U of T Engineering researchers collaborate with Toronto startup to design hot water distribution tech for condos and high rises

Photo of Toronto skyline with many highrise buildings

Water delivery problems in condos or high-rise buildings can be substantial, as demand spikes during peak hours can leave some residents cold, says Professor Pierre Sullivan (MIE). (Photo: Lewis Parsons/Unsplash)

U of T Engineering researchers are collaborating with Toronto startup FlowMix to study technology that could improve hot water distribution — eliminating cold showers and accidental scalding for the 1.9 million Canadians who live in condominiums.

“The problem of hot water delivery in condos or high-rise buildings can be substantial. Not much has changed since mechanical valves — driven by pressure and temperature difference — were introduced over a century ago,” says Professor Pierre Sullivan (MIE), director of the Turbulence Research lab at U of T Engineering. Sullivan combines experimental and computational tools to better understand fluid physics with his research. His work has spanned aerodynamic control, wind power, small aircraft and weather gauges.

In residential buildings, where hot water must be supplied to multiple residents, there are demand spikes, such in the morning when people are getting ready for work. Longer periods of time when water is not in use, like overnight or while residents are at work, can also cause issues. During these down times hot water lines cool, which can lead to a chilly morning shower.

FlowMix, a company that designs hot water control systems, has developed a method that maintains a cycle of hot water in residential water delivery systems. Sullivan and his team reviewed the FlowMix design, and through testing and modelling, showed the effectiveness of the company’s solution.

Professor Pierre Sullivan

“Simulations helped us to understand the flow structure inside the device for the purpose of improving the performance. We also modeled the traditional mixing devices to compare the performance of these devices with FlowMix,” said Ali Rahmatmand, a former post-doctoral fellow in the Turbulence Research lab.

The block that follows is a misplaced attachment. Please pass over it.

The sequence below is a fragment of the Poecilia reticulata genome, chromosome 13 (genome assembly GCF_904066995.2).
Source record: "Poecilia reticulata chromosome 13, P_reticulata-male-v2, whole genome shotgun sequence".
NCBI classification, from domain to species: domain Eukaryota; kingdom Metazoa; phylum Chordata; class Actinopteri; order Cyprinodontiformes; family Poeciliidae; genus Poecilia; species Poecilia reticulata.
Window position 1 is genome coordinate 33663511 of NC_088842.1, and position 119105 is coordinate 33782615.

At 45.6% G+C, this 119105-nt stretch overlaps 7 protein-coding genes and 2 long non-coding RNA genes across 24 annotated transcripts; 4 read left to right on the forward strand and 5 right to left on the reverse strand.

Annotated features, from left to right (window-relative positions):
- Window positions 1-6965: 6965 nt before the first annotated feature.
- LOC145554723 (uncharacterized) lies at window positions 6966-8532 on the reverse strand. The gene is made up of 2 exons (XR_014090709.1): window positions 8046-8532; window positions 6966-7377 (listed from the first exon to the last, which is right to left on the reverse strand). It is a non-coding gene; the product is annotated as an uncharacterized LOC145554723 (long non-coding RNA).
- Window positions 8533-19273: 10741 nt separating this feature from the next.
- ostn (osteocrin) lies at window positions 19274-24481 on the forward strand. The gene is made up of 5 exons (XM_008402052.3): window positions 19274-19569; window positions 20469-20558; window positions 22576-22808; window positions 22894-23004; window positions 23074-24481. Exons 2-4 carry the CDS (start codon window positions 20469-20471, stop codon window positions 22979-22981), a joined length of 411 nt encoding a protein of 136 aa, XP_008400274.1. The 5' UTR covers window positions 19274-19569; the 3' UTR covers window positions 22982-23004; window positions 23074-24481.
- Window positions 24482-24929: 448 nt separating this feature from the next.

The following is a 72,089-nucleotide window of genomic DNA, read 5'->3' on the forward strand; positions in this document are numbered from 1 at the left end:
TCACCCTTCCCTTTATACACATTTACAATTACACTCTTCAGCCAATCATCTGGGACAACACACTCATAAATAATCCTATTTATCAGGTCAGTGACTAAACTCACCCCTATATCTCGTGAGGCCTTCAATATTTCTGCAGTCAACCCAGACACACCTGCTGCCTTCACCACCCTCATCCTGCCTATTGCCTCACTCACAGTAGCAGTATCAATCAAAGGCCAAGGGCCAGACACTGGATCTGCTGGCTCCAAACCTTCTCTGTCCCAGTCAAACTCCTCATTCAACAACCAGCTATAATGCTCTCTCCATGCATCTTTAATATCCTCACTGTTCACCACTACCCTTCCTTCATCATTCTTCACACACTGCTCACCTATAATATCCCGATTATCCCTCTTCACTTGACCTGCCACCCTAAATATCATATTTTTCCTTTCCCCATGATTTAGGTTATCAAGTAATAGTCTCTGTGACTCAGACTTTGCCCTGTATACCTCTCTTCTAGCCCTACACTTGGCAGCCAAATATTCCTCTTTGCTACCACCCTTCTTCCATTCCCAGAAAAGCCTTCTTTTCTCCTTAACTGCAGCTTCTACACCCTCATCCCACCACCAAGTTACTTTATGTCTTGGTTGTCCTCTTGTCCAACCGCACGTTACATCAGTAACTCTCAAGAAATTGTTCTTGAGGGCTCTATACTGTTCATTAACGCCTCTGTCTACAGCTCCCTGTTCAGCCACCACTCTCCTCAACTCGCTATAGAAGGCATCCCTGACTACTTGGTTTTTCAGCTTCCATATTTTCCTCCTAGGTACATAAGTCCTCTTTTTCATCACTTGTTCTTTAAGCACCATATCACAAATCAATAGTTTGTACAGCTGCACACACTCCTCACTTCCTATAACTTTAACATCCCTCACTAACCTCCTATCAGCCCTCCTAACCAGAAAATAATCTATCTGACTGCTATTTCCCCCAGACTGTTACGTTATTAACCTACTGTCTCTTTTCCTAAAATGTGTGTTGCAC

“We also provided an AI model to predict the supply temperature of a building based on a basic demand and cold-water temperature to improve the control system,” said former post-doctoral fellow Marin Vratonjic.

With the team’s recommendations, FlowMix was able to optimize their system in both new construction and retrofitting high-rise buildings. This collaboration also means FlowMix can now quantify its impact on energy savings and CO2 emission reduction, which could help inform decisions made by condominium boards.

“The collaboration with Professor Sullivan and his team at the University of Toronto has been phenomenal. Quantifying and validating our best-of-class product was not a simple task,” says Louie Mazzullo, owner of FlowMix. “The results on this two-year project have exceeded even our initial high expectations.”

FlowMix clients include leading developer, Tridel, engineering firms, MCW Consultants Ltd., M&E Engineering Ltd., and contractors, Stellar Mechanical Inc., Network Mechanical.

“With the potential to apply this novel technology to any urban centre around the world, this Toronto innovation is world-leading,” says Sullivan.

-Published December 14, 2020 by Lynsey Mellon, lynsey@mie.utoronto.ca


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